In January 1926, the newly-founded firm of Andry & Feitel (1925-1966) collaborated with interiors specialist Harry Moses (1877-1935) to design a new Beekman's marquee (bottom image), display windows and a musicians' balcony. By the spring of 1951, the building was sold to an unknown investor, and the Petroleum Club of New Orleans entered into a ten-year lease agreement for the second floor.(1) The 1951 sale inaugurated a series of dramatic alterations to the building.
Businessman Henry Lewis renovated the storefront and first-floor interior for his men's and boy's clothing store in 1953. (2) Within four years, the Greater New Orleans Federation of Churches acquired the property and transformed the building into its Church House. (3) The Federation announced its intent to sell the structure in 1974. Within months the building was extensively damaged by "a hammer-wielding vandal intent on destruction." (4) The Old Spaghetti Factory Restaurant chain then acquired the property, and converted it into a pasta parlor.(5) Four years later, Mayor Ernest Morial announced plans to demolish the structure and replace it with a 2,000-room hotel that would cater to Pan-American travelers.(6) The site is now a parking lot.
(1)"Sale of Beekman Building is Largest Reported Transaction of the Week." The Times-Picayune 15 April 1951, Section 5, p. 1.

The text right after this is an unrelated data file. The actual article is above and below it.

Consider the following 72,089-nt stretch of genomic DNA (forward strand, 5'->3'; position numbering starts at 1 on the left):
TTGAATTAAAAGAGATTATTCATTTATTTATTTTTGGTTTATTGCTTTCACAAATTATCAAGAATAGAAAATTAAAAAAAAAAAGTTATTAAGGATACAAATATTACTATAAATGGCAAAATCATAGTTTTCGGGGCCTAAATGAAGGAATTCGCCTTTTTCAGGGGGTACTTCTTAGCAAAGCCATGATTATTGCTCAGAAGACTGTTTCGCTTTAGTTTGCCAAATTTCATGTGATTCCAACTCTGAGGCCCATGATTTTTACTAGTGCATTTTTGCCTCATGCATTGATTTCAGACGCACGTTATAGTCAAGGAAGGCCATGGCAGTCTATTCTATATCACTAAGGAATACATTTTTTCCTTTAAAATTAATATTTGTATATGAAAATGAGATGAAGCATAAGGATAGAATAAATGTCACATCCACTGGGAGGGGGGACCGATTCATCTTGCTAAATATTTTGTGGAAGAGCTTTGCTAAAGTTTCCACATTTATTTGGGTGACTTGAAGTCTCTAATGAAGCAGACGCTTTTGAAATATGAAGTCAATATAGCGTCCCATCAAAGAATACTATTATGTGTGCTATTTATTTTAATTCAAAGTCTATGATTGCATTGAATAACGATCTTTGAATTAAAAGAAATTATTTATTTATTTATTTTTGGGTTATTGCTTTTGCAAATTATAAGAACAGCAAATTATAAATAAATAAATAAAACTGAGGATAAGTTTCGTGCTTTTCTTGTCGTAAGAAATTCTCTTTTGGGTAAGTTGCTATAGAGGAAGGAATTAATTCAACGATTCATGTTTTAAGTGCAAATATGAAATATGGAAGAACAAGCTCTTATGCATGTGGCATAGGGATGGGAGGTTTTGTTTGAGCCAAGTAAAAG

(2)"Clothing Store to Open Today." The Times-Picayune 25 March 1953, p. 6.
(3)"Dr. Grey Named President of New Orleans Federation of Churches." The Times-Picayune 23 February 1957, p. 20.
(4)"Church House Sale Planned." The Times-Picayune 9 March 1974, Sect. 2, p. 4; Wesley Jackson, "Vandalism & Theft." The Times-Picayune 25 January 1975, Section 1, p. 12.
(5)"Spaghetti is Speciality of New Restaurant." The Times-Picayune 28 July 1976 (Morning Edition), Sect. 4, p. 16.
(6)Joe Massa, "Hotel Catering to Foreign Travelers Planned." The Times-Picayune 27 April 1980, Sect. 1, p. 33.
Images above: Beekman's, 328-330 St. Charles Avenue. Graphite on ledger paper. Circa 1950. Benson & Riehl Office Records, Southeastern Architectural Archive; Andry & Feitel, architects. Half of Elevation of Marquise, for Bob Beekman. Blueprint. January 1926. Harry F. Moses Office Records, Southeastern Architectural Archive.